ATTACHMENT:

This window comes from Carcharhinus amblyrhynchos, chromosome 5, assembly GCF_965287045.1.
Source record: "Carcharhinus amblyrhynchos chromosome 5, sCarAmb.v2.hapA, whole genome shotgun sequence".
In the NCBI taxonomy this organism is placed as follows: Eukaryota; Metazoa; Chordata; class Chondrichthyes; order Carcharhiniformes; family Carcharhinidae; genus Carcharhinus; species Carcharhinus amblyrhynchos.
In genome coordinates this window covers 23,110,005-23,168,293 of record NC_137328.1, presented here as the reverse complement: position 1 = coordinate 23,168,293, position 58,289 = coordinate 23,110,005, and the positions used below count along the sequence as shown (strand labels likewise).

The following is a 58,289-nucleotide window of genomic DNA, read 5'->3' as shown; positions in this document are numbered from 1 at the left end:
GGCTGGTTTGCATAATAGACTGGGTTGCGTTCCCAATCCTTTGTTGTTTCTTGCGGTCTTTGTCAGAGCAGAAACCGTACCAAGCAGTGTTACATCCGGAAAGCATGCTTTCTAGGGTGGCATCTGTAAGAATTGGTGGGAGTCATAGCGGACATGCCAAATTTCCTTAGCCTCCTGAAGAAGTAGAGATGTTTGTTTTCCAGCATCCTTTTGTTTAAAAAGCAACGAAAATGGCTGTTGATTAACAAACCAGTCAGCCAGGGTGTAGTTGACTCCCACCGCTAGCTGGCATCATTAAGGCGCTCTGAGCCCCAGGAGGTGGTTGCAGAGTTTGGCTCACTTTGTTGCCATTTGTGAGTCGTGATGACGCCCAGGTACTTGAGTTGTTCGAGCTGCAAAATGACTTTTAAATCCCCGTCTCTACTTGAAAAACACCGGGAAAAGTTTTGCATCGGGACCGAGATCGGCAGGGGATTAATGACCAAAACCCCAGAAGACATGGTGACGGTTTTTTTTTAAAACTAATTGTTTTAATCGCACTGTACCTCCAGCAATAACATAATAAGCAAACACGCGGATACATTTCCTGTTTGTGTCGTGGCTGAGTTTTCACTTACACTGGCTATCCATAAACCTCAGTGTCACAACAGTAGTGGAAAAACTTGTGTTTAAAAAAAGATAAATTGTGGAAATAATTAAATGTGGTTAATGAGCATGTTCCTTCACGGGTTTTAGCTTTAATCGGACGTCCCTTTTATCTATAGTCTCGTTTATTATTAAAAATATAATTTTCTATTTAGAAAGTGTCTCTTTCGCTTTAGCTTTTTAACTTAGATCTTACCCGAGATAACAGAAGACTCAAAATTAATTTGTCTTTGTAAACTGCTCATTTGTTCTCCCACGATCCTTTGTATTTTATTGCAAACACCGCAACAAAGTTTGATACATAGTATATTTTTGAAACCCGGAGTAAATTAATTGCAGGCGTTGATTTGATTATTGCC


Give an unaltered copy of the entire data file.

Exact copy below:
This window comes from Carcharhinus amblyrhynchos, chromosome 5, assembly GCF_965287045.1.
Source record: "Carcharhinus amblyrhynchos chromosome 5, sCarAmb.v2.hapA, whole genome shotgun sequence".
In the NCBI taxonomy this organism is placed as follows: Eukaryota; Metazoa; Chordata; class Chondrichthyes; order Carcharhiniformes; family Carcharhinidae; genus Carcharhinus; species Carcharhinus amblyrhynchos.
In genome coordinates this window covers 23,110,005-23,168,293 of record NC_137328.1, presented here as the reverse complement: position 1 = coordinate 23,168,293, position 58,289 = coordinate 23,110,005, and the positions used below count along the sequence as shown (strand labels likewise).

The following is a 58,289-nucleotide window of genomic DNA, read 5'->3' as shown; positions in this document are numbered from 1 at the left end:
GGCTGGTTTGCATAATAGACTGGGTTGCGTTCCCAATCCTTTGTTGTTTCTTGCGGTCTTTGTCAGAGCAGAAACCGTACCAAGCAGTGTTACATCCGGAAAGCATGCTTTCTAGGGTGGCATCTGTAAGAATTGGTGGGAGTCATAGCGGACATGCCAAATTTCCTTAGCCTCCTGAAGAAGTAGAGATGTTTGTTTTCCAGCATCCTTTTGTTTAAAAAGCAACGAAAATGGCTGTTGATTAACAAACCAGTCAGCCAGGGTGTAGTTGACTCCCACCGCTAGCTGGCATCATTAAGGCGCTCTGAGCCCCAGGAGGTGGTTGCAGAGTTTGGCTCACTTTGTTGCCATTTGTGAGTCGTGATGACGCCCAGGTACTTGAGTTGTTCGAGCTGCAAAATGACTTTTAAATCCCCGTCTCTACTTGAAAAACACCGGGAAAAGTTTTGCATCGGGACCGAGATCGGCAGGGGATTAATGACCAAAACCCCAGAAGACATGGTGACGGTTTTTTTTTAAAACTAATTGTTTTAATCGCACTGTACCTCCAGCAATAACATAATAAGCAAACACGCGGATACATTTCCTGTTTGTGTCGTGGCTGAGTTTTCACTTACACTGGCTATCCATAAACCTCAGTGTCACAACAGTAGTGGAAAAACTTGTGTTTAAAAAAAGATAAATTGTGGAAATAATTAAATGTGGTTAATGAGCATGTTCCTTCACGGGTTTTAGCTTTAATCGGACGTCCCTTTTATCTATAGTCTCGTTTATTATTAAAAATATAATTTTCTATTTAGAAAGTGTCTCTTTCGCTTTAGCTTTTTAACTTAGATCTTACCCGAGATAACAGAAGACTCAAAATTAATTTGTCTTTGTAAACTGCTCATTTGTTCTCCCACGATCCTTTGTATTTTATTGCAAACACCGCAACAAAGTTTGATACATAGTATATTTTTGAAACCCGGAGTAAATTAATTGCAGGCGTTGATTTGATTATTGCC